Merck’s BTK Inhibitor Evobrutinib Slapped with Partial Clinical Hold

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The FDA has placed a partial clinical hold on Merck KGaA Darmstadt Germany's Phase III EVOLUTION trial studying its investigational BTK inhibitor evobrutinib after two multiple sclerosis (MS) patients showed signs of liver injury, the company announced Wednesday.

The regulatory order disallows Merck from enrolling new patients into EVOLUTION and requires the German drugmaker to stop dosing in participants who had been treated with evobrutinib for fewer than 70 days.

Both patients were asymptomatic and did not require hospitalization or medical treatment, Merck reported. Liver enzyme levels normalized after stopping evobrutinib treatment.

EVOLUTION is fully enrolled with participants exposed to the study drug for over 70 days and as such, Merck does not expect the clinical hold to affect the study’s timeline. An initial readout is scheduled for the fourth quarter of 2023.

Still, the company’s shares dropped 7% on the Frankfurt Stock Exchange in reaction to the news. Merck is also working with the FDA to determine the best course for evobrutinib moving forward.

"Obviously, the partial hold is a challenge, but we believe that with a good dialogue with experts as well as with [the] FDA we will be able to address it," Danny Bar-Zohar, global head of R&D and CMO at Merck, told BioSpace in an email. 

EVOLUTION is being closely observed by an independent Data Monitoring Committee, which includes hepatologists. Together with other external experts, the committee and Merck are studying whether there are predisposing factors that could have contributed to the liver injury episodes.

"As always, efficacy is key," Bar-Zohar said. "The Phase II data, as well as extension and bio markers make us confident in the benefit risk ratio for evobrutinib, and we await our Phase III data readout to make a compelling case for its therapeutic benefit for patients with relapsing multiple sclerosis."

The Promise and Peril of BTK Inhibitors

Designed to penetrate the blood-brain barrier, evobrutinib is an oral candidate that belongs to a class of drugs called BTK inhibitors. These compounds target and deactivate the Bruton’s tyrosine kinase protein, which plays an important role in the maturation and development of B cells.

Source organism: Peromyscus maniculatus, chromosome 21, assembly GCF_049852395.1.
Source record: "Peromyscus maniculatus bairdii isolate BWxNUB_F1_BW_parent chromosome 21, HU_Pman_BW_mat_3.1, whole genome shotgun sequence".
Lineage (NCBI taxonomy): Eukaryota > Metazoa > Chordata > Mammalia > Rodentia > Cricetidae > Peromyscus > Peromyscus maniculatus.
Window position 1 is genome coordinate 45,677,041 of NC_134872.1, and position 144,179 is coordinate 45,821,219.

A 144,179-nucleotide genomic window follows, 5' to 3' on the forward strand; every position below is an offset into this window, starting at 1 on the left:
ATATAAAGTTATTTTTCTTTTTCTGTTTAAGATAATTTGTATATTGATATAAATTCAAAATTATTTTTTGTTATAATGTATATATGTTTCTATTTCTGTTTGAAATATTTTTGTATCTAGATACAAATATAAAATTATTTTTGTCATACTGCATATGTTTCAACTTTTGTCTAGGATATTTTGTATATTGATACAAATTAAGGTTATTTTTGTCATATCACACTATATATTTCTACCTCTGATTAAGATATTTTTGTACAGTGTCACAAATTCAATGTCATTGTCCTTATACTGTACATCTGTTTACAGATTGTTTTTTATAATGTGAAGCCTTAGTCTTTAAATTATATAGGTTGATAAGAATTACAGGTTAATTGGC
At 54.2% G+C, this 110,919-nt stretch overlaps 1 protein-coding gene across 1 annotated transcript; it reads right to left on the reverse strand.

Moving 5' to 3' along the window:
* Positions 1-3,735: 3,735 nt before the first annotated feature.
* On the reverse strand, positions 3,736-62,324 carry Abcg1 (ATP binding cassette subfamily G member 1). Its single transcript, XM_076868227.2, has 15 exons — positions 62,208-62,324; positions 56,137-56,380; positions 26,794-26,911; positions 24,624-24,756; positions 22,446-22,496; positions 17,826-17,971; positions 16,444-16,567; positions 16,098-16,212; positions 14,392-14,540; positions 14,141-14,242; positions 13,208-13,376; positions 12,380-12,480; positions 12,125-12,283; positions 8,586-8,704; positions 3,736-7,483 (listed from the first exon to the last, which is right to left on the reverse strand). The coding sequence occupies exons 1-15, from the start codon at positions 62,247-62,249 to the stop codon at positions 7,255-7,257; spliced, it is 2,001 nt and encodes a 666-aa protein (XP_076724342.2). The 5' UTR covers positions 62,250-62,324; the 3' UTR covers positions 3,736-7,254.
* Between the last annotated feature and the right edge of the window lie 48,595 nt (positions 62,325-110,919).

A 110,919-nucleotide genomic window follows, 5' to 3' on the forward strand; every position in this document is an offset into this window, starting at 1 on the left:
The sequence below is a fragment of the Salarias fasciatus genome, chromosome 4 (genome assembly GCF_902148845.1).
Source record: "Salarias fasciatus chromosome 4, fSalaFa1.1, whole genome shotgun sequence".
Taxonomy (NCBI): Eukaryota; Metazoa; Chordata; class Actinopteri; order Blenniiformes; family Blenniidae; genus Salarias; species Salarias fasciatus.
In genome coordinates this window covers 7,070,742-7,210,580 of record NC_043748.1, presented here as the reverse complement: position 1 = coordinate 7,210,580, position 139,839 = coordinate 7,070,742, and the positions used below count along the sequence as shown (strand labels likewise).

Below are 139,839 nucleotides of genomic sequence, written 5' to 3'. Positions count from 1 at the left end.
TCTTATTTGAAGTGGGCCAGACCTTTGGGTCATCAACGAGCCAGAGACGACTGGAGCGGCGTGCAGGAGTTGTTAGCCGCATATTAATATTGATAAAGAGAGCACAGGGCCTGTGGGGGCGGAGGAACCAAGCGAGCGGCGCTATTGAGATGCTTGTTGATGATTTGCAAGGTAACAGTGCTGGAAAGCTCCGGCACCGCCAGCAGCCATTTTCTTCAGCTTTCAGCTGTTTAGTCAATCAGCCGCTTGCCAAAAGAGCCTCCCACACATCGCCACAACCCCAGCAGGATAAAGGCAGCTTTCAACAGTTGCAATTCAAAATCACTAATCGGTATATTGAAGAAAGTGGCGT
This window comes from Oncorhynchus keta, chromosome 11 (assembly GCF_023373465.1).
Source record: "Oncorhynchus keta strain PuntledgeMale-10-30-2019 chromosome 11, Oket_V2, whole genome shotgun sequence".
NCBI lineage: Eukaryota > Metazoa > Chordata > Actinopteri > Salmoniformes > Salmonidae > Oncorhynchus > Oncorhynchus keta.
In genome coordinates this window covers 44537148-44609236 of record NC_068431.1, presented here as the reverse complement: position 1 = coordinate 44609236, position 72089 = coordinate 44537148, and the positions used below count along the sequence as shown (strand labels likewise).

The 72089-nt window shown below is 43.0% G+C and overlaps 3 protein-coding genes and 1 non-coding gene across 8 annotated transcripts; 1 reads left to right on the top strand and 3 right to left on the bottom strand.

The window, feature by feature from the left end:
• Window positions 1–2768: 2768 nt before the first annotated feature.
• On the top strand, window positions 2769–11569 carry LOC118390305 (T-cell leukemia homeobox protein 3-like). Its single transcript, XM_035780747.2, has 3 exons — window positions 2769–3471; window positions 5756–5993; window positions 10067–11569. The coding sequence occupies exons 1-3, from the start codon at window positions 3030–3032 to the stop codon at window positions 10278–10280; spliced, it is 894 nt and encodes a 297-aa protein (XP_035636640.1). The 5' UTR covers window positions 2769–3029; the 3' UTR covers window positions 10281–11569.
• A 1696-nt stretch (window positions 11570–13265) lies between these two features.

In MS, targeting the BTK protein could lower levels of autoantibodies that attack the protective sheath around nerves, leading to better disease outcomes.

The promise of BTK inhibitors in MS has attracted other biopharma companies, but safety issues have led to limited success in this space.

Last month, Biogen terminated its partnership with InnoCare Pharma and returned the investigational BTK inhibitor orelabrutinib to the Chinese collaborator. The two first signed their licensing agreement in July 2021 for a $125 million upfront payment from Biogen and the promise of up to $812.5 million more in commercial and developmental milestones.

In December 2022, InnoCare announced the FDA had placed orelabrutinib on partial clinical hold due to drug-related cases of liver injury.

Liver toxicity likewise tripped up Sanofi’s BTK inhibitor tolebrutinib and pushed the FDA to order a partial clinical hold on the candidate in June 2022. Sanofi licensed tolebrutinib from Principia Biopharma in 2017, and eventually bought the smaller biotech out in August 2020 for $3.68 billion.

Sanofi was also studying tolebrutinib in myasthenia gravis but dropped this program in February.

Tristan Manalac is an independent science writer based in metro Manila, Philippines. He can be reached at tristan@tristanmanalac.com or tristan.manalac@biospace.com

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